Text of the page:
The Australian dollar breached yet another post-float high and is marching towards 110 US cents after stronger than expected inflation data.


The local unit hit 108.51 on Wednesday, its highest level since the currency was floated in December 1983.

At 1700 AEST, the local unit was trading at 108.20 US cents, up from 107.57 cents on Thursday, its last local session close before the five-day Easter and Anzac Day weekend. Its low point since 0700 AEST on Wednesday, was 107.75 US cents. During the local session, the Australian Bureau of Statistics (ABS) reported the Consumer Price Index (CPI) rose by 1.6 per cent in the March quarter for an annual inflation rate of 3.3 per cent. Economists’ forecasts for the CPI centred on a rise of 1.2 per cent for the quarter for a 3.0 per cent annual pace. St George chief economist Besa Deda said the local unit was given a boost following the stronger than expected inflation numbers. “It’s had a bit of a lift today … particularly with evidence that underlying inflation has passed its low point,” Ms Deda said.

The Federal Open Markets Committee of the US Federal Reserve is due to issue its monthly policy announcement overnight, which will be followed by the inaugural quarterly press conference from Fed chairman Ben Bernanke.

Currency traders would be keeping a close eye on the announcement and Dr Bernanke’s press conference, Ms Deda said.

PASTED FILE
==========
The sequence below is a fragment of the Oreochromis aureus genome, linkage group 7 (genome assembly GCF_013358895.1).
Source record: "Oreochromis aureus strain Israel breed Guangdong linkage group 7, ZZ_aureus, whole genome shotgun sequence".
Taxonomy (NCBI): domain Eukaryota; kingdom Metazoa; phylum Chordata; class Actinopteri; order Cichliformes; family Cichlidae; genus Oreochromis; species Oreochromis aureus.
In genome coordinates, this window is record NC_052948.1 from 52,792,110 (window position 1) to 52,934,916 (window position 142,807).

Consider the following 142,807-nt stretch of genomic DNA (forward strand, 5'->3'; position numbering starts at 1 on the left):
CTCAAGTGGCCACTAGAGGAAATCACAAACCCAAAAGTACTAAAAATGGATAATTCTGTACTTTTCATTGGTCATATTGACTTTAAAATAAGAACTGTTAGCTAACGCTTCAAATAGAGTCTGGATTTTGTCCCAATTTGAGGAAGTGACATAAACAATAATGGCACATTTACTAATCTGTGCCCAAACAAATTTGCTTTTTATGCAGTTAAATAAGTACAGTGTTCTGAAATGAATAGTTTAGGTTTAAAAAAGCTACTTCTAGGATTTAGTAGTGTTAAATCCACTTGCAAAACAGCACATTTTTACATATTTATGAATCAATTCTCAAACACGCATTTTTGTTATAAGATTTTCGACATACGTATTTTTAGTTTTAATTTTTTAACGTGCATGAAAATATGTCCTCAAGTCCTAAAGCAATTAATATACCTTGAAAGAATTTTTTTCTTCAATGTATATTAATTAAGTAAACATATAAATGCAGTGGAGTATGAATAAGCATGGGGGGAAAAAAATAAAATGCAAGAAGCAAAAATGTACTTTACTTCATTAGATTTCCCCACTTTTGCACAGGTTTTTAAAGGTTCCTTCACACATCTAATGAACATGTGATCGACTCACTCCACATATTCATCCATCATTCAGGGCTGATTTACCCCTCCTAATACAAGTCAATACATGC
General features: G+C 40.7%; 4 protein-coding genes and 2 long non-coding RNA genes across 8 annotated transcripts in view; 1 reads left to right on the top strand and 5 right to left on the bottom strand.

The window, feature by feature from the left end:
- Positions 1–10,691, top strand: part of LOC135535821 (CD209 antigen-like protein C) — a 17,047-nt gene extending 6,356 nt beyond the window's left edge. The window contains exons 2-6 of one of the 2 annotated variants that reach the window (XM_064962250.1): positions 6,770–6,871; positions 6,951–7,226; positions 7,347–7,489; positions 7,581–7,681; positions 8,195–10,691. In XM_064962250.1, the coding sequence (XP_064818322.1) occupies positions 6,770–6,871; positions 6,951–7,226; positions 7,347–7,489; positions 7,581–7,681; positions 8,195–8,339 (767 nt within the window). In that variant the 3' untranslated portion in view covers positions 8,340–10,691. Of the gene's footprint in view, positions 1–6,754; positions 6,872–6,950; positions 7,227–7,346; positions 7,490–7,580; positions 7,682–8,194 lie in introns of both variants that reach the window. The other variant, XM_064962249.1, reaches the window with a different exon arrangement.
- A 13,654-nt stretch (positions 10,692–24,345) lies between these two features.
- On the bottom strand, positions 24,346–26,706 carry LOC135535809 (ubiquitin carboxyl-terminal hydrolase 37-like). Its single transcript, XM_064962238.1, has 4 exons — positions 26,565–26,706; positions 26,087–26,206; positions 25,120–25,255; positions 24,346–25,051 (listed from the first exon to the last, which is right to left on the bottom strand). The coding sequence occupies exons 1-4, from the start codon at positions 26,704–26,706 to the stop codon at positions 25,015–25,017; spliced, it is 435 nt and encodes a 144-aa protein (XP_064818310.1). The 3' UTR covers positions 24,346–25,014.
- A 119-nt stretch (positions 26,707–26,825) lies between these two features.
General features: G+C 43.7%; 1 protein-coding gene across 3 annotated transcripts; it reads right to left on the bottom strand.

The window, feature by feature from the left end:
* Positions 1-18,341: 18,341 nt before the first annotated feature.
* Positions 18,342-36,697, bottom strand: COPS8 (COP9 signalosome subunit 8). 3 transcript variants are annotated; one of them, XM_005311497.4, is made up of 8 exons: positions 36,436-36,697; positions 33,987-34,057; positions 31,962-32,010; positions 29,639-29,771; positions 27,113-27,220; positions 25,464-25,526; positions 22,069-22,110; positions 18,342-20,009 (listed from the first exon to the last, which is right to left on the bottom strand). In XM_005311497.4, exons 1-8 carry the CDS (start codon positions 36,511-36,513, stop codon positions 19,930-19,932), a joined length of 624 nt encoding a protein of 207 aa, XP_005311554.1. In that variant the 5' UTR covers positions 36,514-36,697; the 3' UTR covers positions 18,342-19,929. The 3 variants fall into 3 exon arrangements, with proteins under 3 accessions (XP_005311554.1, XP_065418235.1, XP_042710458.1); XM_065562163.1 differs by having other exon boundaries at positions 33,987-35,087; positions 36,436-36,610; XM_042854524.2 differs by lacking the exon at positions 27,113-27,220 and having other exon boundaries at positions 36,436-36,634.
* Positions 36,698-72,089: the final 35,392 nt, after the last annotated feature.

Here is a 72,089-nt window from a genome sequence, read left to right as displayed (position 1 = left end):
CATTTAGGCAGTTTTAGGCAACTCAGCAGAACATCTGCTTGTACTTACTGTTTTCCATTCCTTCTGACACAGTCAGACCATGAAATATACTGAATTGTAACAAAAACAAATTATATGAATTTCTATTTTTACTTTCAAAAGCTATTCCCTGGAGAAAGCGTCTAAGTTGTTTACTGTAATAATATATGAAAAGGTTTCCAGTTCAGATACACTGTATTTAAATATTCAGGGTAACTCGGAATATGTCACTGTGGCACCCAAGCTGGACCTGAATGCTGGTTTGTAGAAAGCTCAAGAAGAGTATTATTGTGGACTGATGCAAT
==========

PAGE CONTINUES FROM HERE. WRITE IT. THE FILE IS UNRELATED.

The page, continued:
She said the Australia dollar looked to be well supported in the near term and could test 111 US cents.

“I think there is some risk that after the Fed meeting, we might get a bit of a dead cat bounce for the US dollar just because the US dollar has been weakening considerably leading in to the meeting.

“But don’t think there will be any big surprises in the meeting and ultimately the US dollar should resume its trend higher.”

Ms Deda expected the domestic currency to trade between 106.80 US cents and 110 US cents overnight.

At 1700 AEST, the Australian dollar was at 88.53 Japanese yen, up from Thursday’s close of 88.24 yen, and at 73.80 euro cents, up from 73.61 euro cents previously.

The euro finished at 1.4662 US dollars, up from 1.4615 US dollars, and at 120.00 yen, up from 119.87 yen previously.

The US dollar was at 81.86 yen, down from 82.03 yen on Wednesday. Meanwhile, the Australian bond market was mixed.

At 1630 AEST, the June 10-year bond futures contract was trading at 94.535 (implying a yield of 5.465 per cent), up from 94.480 (5.520 per cent) on Thursday last week when the local market last traded before the Easter/Anzac Day long weekend.

The June three-year bond futures contract was at 94.860 (5.140 per cent), down slightly from 94.870 (5.130 per cent) previously. RBC Capital Markets fixed income strategist Michael Turner said the bond market sold off shortly after the CPI figures were released.

The higher than expected inflation numbers suggested the Reserve Bank of Australia (RBA) may soon need to raise the cash rate, he said.

The 90-day bank bills on Wednesday were at 4.900 per cent, up from 4.850 per cent on Thursday last week and the 180-day bank bills were 5.010 per cent up from 5.000 per cent previously.

The Reserve Bank of Australia’s trade weighted index (TWI) was at 78.7, its highest level since February 4 1985. On Thursday it was 78.4.